“It’s always slower and more difficult in the winter — especially this winter,” said Michigan Department of Transportation spokesman John Richards.
Pink-cheeked construction workers took their lunches inside one of the trailers parked on the job site Monday.
“Oh yeah, we’re still out here,” one of them said as he stepped out of the cold.
Richards said the $186 million M-231 highway project is on schedule and on budget, despite the weather.
The seven-mile, two-lane limited-access highway — which runs west of the existing 120th Avenue — will connect M-45 to I-96, and provide a fourth bridge crossing the Grand River in Ottawa County.
Next week, a section of a local road will be closed for bridge construction. Rich Street between 120th and 128th avenues will be closed on Monday. It will remain closed through early June as workers construct a bridge across the road — one of 10 bridges being constructed this year as part of the M-231 project.
“The one over Rich Street will be like the one over North Cedar Drive,” Richards noted.
Access to a couple of homes in the area will be maintained during the road closure, but through-traffic will be directed around the area using M-45, he said.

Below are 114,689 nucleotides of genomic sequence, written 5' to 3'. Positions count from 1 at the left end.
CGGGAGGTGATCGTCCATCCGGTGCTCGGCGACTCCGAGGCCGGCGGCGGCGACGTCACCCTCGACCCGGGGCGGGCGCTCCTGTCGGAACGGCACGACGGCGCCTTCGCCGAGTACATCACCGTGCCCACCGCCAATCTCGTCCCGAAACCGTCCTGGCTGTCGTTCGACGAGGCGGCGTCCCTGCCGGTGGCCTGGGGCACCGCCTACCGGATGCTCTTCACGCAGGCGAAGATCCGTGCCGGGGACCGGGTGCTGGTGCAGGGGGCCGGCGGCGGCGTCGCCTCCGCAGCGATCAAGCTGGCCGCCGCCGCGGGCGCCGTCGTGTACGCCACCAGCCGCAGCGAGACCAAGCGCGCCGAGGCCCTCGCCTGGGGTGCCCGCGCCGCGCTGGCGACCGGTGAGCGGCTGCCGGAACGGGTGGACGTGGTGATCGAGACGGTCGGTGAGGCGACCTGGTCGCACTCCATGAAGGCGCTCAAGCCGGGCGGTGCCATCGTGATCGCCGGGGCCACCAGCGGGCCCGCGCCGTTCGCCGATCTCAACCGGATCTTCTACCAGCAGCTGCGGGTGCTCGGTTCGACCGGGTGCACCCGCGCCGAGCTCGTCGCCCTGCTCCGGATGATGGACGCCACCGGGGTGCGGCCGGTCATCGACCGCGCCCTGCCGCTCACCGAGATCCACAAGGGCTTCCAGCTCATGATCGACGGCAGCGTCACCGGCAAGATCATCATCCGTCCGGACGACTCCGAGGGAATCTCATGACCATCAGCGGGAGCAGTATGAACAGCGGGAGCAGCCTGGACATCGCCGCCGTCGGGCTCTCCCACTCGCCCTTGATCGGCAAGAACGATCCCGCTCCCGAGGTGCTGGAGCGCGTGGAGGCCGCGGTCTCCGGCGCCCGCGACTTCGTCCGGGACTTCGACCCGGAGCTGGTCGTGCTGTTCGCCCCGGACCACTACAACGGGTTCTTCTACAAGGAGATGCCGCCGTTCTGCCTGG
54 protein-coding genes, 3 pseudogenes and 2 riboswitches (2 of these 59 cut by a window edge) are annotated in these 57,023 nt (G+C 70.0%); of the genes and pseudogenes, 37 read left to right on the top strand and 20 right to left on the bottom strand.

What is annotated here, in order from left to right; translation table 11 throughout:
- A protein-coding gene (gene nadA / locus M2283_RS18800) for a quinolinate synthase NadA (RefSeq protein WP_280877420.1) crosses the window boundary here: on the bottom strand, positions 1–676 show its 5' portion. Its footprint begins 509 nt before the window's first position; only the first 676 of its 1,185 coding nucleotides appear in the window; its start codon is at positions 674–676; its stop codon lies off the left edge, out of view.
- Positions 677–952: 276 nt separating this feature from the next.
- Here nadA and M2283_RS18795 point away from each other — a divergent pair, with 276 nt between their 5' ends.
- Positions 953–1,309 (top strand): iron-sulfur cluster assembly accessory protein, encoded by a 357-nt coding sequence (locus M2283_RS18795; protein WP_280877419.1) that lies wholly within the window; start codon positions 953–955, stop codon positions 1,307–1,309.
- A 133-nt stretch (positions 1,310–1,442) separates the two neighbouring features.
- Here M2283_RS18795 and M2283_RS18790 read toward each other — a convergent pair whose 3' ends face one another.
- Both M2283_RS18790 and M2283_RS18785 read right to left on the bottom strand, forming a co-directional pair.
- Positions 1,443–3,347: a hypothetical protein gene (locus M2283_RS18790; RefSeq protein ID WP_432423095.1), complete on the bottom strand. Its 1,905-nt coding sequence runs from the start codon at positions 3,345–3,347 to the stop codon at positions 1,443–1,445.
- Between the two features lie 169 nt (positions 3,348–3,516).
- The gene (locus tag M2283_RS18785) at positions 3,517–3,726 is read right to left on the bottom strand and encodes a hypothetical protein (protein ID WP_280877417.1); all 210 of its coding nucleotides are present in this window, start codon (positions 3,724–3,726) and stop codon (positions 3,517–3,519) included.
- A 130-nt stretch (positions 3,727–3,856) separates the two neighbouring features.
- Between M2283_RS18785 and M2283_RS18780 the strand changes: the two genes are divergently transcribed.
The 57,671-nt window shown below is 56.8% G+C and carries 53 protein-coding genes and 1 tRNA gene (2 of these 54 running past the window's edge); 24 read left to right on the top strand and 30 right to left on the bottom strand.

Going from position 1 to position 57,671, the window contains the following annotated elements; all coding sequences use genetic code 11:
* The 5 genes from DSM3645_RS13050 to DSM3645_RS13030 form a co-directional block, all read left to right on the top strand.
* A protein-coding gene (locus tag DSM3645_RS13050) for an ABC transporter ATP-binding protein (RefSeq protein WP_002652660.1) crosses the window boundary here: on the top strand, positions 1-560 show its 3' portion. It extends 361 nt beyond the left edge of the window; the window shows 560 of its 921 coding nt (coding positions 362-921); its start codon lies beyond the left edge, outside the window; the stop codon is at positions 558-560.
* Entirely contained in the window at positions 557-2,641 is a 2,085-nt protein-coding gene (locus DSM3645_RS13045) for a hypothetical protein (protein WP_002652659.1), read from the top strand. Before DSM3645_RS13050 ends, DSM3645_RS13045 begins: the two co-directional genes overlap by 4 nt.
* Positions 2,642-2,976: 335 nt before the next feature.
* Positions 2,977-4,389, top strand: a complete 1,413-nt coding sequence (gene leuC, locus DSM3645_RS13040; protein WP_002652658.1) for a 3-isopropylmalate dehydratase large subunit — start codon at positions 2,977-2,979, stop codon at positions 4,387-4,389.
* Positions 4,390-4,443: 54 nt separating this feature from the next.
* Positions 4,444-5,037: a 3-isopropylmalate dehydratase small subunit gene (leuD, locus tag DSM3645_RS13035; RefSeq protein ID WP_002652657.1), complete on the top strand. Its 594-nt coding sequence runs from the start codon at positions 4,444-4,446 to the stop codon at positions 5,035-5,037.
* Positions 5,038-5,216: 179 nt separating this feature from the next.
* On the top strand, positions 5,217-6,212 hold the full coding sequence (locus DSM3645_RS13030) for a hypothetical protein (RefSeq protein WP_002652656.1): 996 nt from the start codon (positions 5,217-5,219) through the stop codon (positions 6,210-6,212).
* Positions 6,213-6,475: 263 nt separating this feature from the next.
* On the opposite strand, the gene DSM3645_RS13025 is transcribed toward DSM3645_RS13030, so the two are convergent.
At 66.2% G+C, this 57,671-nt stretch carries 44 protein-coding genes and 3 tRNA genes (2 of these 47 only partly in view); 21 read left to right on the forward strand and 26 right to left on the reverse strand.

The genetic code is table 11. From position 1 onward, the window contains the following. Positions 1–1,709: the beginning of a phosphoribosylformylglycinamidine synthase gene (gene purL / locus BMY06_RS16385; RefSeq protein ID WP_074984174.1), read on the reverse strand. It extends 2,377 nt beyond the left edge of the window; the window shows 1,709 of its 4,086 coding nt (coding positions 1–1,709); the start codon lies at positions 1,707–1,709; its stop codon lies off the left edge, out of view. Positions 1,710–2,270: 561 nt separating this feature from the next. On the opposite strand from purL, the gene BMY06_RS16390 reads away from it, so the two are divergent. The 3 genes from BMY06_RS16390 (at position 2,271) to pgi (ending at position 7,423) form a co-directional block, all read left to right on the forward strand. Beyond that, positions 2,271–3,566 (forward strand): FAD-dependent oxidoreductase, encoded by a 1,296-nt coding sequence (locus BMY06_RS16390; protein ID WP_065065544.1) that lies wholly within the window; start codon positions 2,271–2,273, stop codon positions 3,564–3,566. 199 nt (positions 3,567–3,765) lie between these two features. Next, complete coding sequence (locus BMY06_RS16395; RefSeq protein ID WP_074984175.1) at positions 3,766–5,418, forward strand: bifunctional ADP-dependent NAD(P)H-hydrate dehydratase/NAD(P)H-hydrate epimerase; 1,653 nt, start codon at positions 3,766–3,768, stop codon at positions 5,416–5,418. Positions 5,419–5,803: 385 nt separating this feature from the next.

Crews are expected to start work on bridges over Buchanan and Sleeper streets in late spring or early summer, Richards said.
Work will also continue on the bridge across Little Robinson Creek, just south of the Grand River Bridge. This bridge will be about 548 feet long and about 30 feet above the water.
Richards said the Grand River Bridge — at 3,700 feet in length — would be the seventh-longest bridge in Michigan. The Mackinac Bridge is the longest at 26,372, or about five miles.
The Grand River Bridge has 18 piers and 16 spans, Richards said, and the piers are 25 feet high. The steel beams stretch from 190 to 250 feet. It will be about 47 feet above the water.
The cost of this bridge project is $50 million, Richards said.
The smaller bridges, such as the one soon to be built over Rich Street, have one span and two piers.
To read more of this story, see today’s print or e-edition of the Grand Haven Tribune.